Interoute Said to Hire Advisers to Explore $2 Billion Sale

(Bloomberg) — Interoute Communications Ltd, a pan-European fiber carrier and cloud-services operator controlled by the Sandoz Family Foundation, has hired financial advisers to evaluate a sale, according to people with knowledge of the matter.

Interoute is working with Credit Suisse and Evercore Inc. to explore a deal dubbed “Project Nitro,” said the people, asking not to be identified because the talks are private. The London-based company could be valued in a range of seven to 10 times earnings before interest, tax, depreciation and amortization, or as much as 1.65 billion euros ($1.95 billion), the people said.

The company owns and operates one of the largest independent European grids with 72,400 fiber-route kilometers spanning 29 countries, according to a document viewed by Bloomberg News.

Representatives for Interoute, Credit Suisse and Evercore declined to comment.

Interoute, whose clients include BT Group Plc, Vodafone Group Plc and AT&T Inc., reported 2016 revenue of 727 million euros and Ebitda of 147 million euros. The company had Ebitda of 165 million euros for the 12 months ending in the second quarter.

The Sandoz Family Foundation owns 70 percent of Interoute, while Aleph Capital and Crestview Partners together own 30 percent. In 2015 Interoute completed the acquisition of U.K. phone carrier Easynet Ltd, its largest purchase to date, adding revenue of about 240 million euros.

Gabourey Sidibe Reveals The Racism She Faced As A Phone Sex Operator

Gabourey Sidibe was once a phone sex operator ― and along with that job came a lot of blatant racism.

The “Empire” actress appeared on “The Daily Show” last week to promote her new book This Is Just My Face: Try Not to Stare. In the book, she talks about the discrimination she faced on the job during her early 20s. Trevor Noah asked her about the company telling her to refrain from sounding “black,” despite the fact that 95 percent of the women working there were black.

“I make the joke that you think you’re calling Megan Fox but you’re calling Precious instead,” she said during the May 16 interview. “Because everyone looked like me but … we did not hire people, women who could not make their voices sound white because the average caller is a white man who watches TV all day and he wants to call the girl that he sees on TV who happens to be a white woman.”

Sidibe also said that there were lines that customers could call for Latina, Asian or black women, and the workers would just change their voices. She admitted that she was the worst when it came to the “black girl calls.”

“Because they were racist,” she explained. “This is my voice … and the guys would call and they want me to sound blacker than my voice is. They want me to cut my words in half. They want me to say ‘ain’t.’”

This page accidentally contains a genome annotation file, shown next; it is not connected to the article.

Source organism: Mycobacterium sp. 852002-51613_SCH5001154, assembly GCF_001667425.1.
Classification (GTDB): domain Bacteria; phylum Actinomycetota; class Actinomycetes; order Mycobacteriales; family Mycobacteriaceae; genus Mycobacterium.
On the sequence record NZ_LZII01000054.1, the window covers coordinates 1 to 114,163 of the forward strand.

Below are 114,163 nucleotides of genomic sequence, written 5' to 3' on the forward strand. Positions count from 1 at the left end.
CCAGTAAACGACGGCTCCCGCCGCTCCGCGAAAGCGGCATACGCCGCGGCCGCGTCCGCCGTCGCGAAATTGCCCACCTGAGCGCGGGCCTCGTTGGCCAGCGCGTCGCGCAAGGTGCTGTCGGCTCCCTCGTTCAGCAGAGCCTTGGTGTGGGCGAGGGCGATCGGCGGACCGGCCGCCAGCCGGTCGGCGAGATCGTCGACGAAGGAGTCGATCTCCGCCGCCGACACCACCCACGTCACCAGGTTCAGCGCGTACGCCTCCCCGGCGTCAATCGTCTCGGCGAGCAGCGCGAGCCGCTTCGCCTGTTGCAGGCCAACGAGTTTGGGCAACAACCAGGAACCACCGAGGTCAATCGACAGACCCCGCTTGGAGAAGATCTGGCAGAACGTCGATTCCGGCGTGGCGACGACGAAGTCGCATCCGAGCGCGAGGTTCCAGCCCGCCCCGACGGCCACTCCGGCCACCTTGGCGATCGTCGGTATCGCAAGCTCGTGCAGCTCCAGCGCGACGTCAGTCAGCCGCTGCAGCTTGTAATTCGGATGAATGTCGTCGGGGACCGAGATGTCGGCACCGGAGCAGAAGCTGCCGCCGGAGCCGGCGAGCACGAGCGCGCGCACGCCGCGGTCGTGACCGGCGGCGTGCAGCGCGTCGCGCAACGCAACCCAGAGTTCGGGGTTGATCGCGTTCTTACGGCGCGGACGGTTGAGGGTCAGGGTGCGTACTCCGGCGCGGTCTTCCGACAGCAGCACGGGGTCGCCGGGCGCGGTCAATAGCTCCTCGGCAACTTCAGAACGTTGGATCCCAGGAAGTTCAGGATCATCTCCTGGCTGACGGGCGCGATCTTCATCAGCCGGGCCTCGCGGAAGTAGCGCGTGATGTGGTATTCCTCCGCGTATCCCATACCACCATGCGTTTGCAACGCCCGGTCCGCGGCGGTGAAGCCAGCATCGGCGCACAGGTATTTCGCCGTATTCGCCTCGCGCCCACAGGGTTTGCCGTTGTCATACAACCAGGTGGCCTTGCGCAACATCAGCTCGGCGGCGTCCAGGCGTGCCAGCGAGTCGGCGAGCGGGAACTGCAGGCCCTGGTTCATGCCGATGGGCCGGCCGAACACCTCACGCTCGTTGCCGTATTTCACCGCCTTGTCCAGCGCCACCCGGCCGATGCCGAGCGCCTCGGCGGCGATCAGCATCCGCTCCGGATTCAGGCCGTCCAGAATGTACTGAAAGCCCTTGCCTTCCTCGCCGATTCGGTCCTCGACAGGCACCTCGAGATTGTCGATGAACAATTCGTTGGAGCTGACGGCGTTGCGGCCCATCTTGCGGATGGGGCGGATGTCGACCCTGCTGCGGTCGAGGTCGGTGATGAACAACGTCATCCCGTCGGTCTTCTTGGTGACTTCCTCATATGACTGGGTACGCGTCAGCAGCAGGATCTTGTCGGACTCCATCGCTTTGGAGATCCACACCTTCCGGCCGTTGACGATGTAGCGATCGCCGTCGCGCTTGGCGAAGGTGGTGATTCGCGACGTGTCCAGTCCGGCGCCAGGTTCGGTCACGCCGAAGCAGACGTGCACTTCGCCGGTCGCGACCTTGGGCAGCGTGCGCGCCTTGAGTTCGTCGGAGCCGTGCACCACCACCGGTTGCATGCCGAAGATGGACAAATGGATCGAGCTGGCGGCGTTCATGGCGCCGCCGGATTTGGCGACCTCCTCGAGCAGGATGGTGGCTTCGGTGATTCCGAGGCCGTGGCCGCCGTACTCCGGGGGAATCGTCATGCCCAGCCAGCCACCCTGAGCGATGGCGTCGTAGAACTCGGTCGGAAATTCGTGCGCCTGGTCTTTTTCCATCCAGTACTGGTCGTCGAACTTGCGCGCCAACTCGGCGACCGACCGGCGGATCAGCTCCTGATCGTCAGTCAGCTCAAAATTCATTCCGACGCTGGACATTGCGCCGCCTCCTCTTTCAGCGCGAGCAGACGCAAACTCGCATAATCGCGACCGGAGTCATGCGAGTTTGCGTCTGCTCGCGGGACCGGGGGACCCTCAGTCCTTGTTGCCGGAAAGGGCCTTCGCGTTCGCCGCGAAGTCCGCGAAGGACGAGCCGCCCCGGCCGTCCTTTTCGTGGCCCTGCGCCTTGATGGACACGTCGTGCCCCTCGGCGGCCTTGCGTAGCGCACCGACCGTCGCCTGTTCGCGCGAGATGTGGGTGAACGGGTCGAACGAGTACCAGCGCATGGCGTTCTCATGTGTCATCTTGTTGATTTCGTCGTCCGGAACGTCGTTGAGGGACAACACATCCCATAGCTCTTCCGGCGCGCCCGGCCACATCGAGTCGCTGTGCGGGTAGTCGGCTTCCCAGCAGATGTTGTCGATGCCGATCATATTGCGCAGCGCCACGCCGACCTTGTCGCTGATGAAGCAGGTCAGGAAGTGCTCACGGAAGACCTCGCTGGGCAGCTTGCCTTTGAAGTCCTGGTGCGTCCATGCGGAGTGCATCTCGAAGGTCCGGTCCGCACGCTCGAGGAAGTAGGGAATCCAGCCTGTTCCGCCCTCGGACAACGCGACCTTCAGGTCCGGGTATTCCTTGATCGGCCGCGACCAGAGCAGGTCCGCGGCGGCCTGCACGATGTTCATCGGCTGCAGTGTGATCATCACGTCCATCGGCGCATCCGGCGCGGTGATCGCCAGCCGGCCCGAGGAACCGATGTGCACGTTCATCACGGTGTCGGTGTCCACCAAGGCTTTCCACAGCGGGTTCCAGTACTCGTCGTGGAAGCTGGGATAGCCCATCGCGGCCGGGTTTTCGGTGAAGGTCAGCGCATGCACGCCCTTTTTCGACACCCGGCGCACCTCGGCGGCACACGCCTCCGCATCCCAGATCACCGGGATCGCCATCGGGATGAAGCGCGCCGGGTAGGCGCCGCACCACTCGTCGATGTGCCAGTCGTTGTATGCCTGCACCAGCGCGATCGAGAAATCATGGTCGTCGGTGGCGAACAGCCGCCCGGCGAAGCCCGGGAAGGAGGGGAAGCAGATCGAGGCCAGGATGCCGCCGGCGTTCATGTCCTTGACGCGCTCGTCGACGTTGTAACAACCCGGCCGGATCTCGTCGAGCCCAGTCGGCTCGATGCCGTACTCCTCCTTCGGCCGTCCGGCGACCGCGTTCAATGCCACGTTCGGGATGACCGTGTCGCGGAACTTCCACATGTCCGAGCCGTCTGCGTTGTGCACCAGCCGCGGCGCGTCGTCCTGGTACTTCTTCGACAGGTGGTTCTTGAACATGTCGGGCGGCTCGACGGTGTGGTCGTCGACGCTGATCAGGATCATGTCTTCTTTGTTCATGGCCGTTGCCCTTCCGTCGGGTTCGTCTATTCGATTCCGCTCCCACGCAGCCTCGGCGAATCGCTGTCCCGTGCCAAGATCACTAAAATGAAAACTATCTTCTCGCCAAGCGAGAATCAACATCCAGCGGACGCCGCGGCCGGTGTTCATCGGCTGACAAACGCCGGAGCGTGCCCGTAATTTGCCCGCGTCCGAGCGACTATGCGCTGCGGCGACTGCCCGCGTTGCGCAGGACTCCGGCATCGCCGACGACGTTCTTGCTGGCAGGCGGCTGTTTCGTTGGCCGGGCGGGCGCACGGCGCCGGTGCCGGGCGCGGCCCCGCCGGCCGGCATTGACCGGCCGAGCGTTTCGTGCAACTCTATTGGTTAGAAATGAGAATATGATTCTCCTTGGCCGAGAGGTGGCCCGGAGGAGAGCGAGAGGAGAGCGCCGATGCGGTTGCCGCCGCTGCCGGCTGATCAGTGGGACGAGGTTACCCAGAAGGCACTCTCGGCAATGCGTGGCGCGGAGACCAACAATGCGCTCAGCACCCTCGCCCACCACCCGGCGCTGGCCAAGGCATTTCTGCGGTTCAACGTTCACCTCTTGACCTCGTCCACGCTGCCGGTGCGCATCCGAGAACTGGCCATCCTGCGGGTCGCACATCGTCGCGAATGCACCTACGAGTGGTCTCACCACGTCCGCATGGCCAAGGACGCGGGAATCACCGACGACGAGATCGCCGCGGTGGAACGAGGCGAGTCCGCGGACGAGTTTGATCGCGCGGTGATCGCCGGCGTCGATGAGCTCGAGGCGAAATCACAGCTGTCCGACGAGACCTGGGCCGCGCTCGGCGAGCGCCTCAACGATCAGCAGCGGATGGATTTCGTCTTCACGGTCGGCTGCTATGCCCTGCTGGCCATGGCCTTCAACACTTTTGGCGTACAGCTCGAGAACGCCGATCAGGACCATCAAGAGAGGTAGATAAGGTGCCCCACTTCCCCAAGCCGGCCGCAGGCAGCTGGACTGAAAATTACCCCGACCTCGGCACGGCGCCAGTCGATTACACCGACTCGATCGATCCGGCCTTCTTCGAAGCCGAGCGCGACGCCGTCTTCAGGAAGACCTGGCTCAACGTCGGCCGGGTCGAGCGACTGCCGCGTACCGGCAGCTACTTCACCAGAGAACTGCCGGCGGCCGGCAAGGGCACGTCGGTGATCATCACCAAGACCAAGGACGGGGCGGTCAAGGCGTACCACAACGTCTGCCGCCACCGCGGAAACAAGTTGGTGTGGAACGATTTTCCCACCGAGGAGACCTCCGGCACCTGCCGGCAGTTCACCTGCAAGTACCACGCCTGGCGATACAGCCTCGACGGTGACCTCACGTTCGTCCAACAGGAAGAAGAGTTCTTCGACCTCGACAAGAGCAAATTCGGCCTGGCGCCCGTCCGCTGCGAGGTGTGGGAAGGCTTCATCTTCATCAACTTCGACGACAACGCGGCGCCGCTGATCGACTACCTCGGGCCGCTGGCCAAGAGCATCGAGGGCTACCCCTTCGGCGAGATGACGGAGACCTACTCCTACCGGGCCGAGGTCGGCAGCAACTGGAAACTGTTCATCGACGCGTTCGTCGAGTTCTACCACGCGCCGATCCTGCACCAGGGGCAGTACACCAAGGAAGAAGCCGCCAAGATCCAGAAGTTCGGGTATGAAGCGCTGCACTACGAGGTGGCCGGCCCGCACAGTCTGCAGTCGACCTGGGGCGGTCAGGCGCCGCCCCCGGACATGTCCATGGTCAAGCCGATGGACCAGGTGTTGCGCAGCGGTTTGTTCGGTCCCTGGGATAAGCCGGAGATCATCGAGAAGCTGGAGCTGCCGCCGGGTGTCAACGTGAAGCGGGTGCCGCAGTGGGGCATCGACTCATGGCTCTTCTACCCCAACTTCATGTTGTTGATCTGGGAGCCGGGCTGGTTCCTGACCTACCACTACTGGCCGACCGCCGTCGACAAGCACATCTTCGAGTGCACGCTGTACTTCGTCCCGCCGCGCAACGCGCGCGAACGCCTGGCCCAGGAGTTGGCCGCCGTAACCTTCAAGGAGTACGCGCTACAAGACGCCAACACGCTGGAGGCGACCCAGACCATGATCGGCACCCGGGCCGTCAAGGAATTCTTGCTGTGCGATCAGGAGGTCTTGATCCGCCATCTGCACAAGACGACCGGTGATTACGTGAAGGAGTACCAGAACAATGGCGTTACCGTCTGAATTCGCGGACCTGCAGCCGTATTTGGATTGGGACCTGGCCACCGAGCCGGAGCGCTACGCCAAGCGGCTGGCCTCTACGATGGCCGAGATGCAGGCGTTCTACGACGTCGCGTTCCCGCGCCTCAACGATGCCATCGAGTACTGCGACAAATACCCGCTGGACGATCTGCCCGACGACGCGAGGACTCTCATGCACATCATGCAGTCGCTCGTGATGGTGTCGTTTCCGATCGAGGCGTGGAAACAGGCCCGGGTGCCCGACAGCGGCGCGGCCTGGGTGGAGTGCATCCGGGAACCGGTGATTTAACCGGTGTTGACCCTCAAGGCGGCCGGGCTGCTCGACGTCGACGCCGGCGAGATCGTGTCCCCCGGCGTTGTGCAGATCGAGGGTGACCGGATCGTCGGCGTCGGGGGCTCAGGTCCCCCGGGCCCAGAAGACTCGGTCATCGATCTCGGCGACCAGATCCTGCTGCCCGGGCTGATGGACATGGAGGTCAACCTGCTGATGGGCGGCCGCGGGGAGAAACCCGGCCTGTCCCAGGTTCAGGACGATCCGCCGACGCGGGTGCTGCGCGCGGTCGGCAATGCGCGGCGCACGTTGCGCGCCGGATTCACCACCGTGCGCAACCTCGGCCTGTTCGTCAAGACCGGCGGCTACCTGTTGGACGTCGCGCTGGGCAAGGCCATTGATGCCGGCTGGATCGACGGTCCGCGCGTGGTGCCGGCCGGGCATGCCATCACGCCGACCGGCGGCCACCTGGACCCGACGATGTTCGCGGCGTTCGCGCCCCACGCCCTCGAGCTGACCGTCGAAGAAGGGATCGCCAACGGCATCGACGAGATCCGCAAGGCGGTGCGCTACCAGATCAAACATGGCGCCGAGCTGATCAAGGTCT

She said customers would tell her that she didn’t sound black. When she told them that she was, in fact, black, they would “test” her by asking, for example, how she felt about watermelon.

The actress said she would reply defiantly and end up in trouble whenever that happened. Despite the ugliness she faced as a phone sex operator, she told WNYC that pretending to be other people ultimately helped her become a better performer. While she was working there, she auditioned for and got her breakout role in “Precious.”

“I felt like I could be really, really powerful, as long as you could not see me. Which is a really interesting thing to come from when you become an actress,” she said. “To go from, you know, this brunette with a heart-shaped butt and, you know, really perky titties. To go from that to being the face of, you know, dark skin, black girl, from the hood, as Precious, who is, you know, a sexual abuse survivor. I think that was heavier than I allowed myself to know it was at the time.”

Watch the full “Daily Show” clip above.

Man Whose Hand Was Sewed Into Stomach Is On The Road To Recovery

Carlos Mariotti’s life changed forever in March 2016. 

The machine operator in São Ludgero, Brazil, suffered a horrific accident to his left hand when it was trapped in a machine used to make plastic tableware.

The skin of the hand was torn off and the bones and tendons were exposed, according to Barcroft TV.

Some doctors who looked at Mariotti thought amputation was the only possibility, but Dr. Boris Brandao, an orthopedic and traumatology doctor, had another solution: Insert the damaged hand into the patient’s belly to protect it from infections until skin graft operations could be done.


“In order to keep the wounded hand alive, we opened the abdomen, took off the skin and put it inside the cavity to protect it,” Brandao said at the time, according to the Independent. “The patient’s hand must stay in the pocket for about 42 days to ensure it develops new tissue and tendon material which is capable of receiving a replanted skin graft.” 

WARNING: The video below shows Mariotti’s injury and recovery in very graphic detail.

Mariotti admits having it his in his stomach took some getting used to.

“It was a really weird sensation because I could feel my fingers wiggling inside my body,” Mariotti told Barcroft. “When I moved them around my tummy protruded as I prodded about.”

When the hand was taken out 42 days later, doctors grafted skin from his left thigh on it, making it look like a fleshy boxing glove. He has adapted to it and is able to hold his phone and put toothpaste on his toothbrush.

He hopes to have additional surgery to separate four of his fingers into two separate sections, but he has to raise a substantial amount of money and said his employer isn’t helping.